Lancashire Life Luncheon - Bartle Hall Country Hotel and Restaurant
PUBLISHED: 00:00 11 May 2015 | UPDATED: 21:05 18 April 2016
The newly renovated Nest restaurant at Bartle Hall was the location for the latest Lancashire Life lunch. Rebekka O’Grady samples their fresh new menu
I was told before sitting down for lunch that I may spot a deer or pheasant wandering through the grounds. Obviously this was no cause for alarm, as I was dining at Bartle Hall, a country hotel, near Preston, set within 16 acres of beautiful Lancashire countryside.
The 16th century hall, originally named Sammy Field House, and from 1745 until 1853 called Leach Hall, is part of which forms the core of the present building. It’s a grand building with 14 luxury bedrooms and is regularly used as a premier wedding venue. However, all eyes today were firmly places on the newly refurbished Nest restaurant as it hosted the Lancashire Life luncheon.
Formerly the Garden Room, the restaurant re-opened as Nest in February after a major redesign. Director of Food, Ian Vevers, says they wanted a restaurant and menu that reflected the grounds that it looks out on.
‘This first menu from the new Nest concept offers a modern British relaxed dining experience,’ said Ian, who started at Bartle Hall in 1995 as a second chef. He became Director of Food ten years ago. ‘We’ve spent a lot of time working on dishes in advance to see what works and played with different ideas.’
Bartle Hall Luncheon
Vanilla Panna Cotta, Scorched Watermelon, Lime, Chilli & Pineapple Salsa and Poppy Seed Tuille
Pork Belly; Slow Braised Cheek, Popcorn crackling, apple and celeriac
Bartle Hall's Head Chef, Rowan Simmons (standing) and Ian Vevers, the Director of Food
Deni Middleton, Lindsey Stephens, Lisa Makinson and Rebekka O'Grady
Anneka Thomas, Gillian Lee and Lisa Horsley
Lancashire Life Publisher, Rhiannon Wragg, with Bartle Hall's owner, Andrew Haworth (left), and GM, Chris Ashby
Lancashire Life Publisher, Rhiannon Wragg, with Bartle Hall's owner, Andrew Haworth (right), and GM, Chris Ashby
Lisa Horsley with Coral Horn and Fiona Reid
Martin Wilson serving the canapes to Andrew Wilson, Kirsty Clarke and Charlotte Gili-Ross
Coral Horn and Fiona Reid
Anneka Thomas, Gillian Lee and Deni Middleton tucking into the canapes
Judith Wright, Andrea Stamp and Rachael Hull
Judith Wright, Andrea Stamp and Rachael Hull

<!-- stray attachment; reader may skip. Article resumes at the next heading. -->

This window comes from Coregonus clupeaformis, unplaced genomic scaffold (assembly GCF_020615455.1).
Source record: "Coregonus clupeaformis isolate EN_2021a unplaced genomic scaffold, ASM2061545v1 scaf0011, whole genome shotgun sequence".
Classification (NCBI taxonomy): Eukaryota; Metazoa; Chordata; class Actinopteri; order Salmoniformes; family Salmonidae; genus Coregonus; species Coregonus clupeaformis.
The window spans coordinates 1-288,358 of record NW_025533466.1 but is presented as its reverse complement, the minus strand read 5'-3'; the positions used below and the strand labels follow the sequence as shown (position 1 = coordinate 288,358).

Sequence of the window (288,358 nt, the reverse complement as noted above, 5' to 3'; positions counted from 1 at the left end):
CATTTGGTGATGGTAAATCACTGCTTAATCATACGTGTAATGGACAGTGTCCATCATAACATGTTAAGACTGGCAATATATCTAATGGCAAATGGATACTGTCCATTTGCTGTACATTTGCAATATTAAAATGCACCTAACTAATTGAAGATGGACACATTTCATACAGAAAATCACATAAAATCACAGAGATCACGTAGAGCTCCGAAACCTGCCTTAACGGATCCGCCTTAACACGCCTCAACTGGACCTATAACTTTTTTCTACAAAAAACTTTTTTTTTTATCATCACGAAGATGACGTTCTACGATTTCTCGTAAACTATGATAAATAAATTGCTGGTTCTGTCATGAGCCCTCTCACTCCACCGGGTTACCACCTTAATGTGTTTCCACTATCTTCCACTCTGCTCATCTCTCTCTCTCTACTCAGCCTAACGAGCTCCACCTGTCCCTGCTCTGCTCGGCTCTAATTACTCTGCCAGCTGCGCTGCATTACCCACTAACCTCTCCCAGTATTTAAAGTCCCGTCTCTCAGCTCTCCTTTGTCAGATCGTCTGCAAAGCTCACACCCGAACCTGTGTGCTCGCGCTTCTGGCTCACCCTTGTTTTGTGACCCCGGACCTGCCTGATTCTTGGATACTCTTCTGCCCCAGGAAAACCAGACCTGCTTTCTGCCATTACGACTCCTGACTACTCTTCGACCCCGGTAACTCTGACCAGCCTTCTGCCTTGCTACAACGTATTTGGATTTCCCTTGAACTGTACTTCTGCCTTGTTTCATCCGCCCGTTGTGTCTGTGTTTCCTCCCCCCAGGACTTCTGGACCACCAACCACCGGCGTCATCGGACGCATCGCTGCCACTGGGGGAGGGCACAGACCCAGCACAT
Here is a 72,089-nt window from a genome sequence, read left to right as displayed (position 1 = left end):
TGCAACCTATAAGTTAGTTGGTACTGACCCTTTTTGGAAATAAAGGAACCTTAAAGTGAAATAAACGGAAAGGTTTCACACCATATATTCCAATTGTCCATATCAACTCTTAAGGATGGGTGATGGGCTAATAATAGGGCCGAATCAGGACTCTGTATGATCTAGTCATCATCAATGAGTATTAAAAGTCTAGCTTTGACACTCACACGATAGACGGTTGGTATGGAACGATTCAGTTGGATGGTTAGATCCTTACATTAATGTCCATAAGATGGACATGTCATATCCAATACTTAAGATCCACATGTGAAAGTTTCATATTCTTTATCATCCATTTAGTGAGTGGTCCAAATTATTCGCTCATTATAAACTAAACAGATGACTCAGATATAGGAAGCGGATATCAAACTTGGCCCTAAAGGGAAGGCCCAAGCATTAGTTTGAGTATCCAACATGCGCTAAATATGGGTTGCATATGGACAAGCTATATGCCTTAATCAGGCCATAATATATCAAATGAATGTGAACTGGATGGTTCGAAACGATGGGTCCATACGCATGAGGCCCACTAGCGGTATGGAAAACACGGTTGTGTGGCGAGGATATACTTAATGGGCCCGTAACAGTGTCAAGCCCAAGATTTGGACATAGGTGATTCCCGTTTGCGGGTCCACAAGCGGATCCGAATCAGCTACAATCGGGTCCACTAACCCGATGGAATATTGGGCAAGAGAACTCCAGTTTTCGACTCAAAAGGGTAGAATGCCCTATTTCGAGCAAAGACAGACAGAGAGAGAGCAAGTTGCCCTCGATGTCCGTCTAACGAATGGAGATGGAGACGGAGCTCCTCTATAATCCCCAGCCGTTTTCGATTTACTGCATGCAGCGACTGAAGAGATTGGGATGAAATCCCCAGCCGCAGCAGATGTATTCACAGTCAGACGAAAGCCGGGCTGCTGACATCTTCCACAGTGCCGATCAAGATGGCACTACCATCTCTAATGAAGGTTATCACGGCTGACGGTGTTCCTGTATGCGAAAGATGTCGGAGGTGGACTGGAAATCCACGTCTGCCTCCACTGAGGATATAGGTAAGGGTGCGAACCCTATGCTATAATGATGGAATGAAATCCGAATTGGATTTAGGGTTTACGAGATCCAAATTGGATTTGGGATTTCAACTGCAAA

Lisa Makinson with Gillian Pickervance
Ian compiled the seasonal menu with Head Chef, Rowan Simmons, who like Ian, is classically French trained. The chef grew up with parents who loved cooking and his passion for food stemmed from there. ‘I enjoy using local produce and keeping dishes simple,’ he said. ‘It’s great to utilise a less popular cut of meat and create a dish that really brings out the best of it.’
That’s where the inspiration for our main course stemmed from. After delicious canapés in the bar, including beetroot marinated salmon on rye bread and mackerel wellington with rhubarb and blood orange, we took a seat in the beautiful Nest restaurant for our first course: pork belly and slow braised cheek with popcorn crackling, apple, celeriac and a cider jus.
The intimate restaurant is crisp and bright, with light from the garden flooding in through the large glass windows. French doors open on the back wall, and lucky for us, the sun was shining anticipating the summer months ahead.
It was unanimous - the pork dish was a hit among diners. Even those who were apprehensive of trying the cheek succumbed to its soft, juicy texture, which just fell apart at the touch of a fork. The crackling popcorn added a slight saltiness to balance out the sweetness of the apple and cider.
To finish, a vanilla panna cotta was served was served with scorched watermelon, raspberries, a poppyseed tuille and topped with a chilli, lime and pineapple salsa. The presentation of the dish was beautiful, and I think everyone picked up the spoon shaped tuille to scoop the first bite of the light Italian dessert before giving in and eating the savoury wafer too. However, if I am honest, I was a little envious of the vegetarians in the room as their menu included sticky toffee pudding with salted caramel sauce - my favourite.
Andrew Haworth, who owns Bartle Hall with his wife Nicola, hopes that the new and improved restaurant and fresh menu will attract diners outside the traditional weekends.
‘We decided to renovate the restaurant as we wanted somewhere guests could dine at as well as attracting customers throughout the week,’ explained Andrew, who has been at Bartle Hall since 1991.
‘We specialise in functions at the weekend, so with Nest, we can now have the best of both worlds. So far it has been well received, guests are really impressed.’ w
Bartle Hall Country Hotel and Restaurant,
Lea Lane, Bartle, near Preston, PR4 0HA.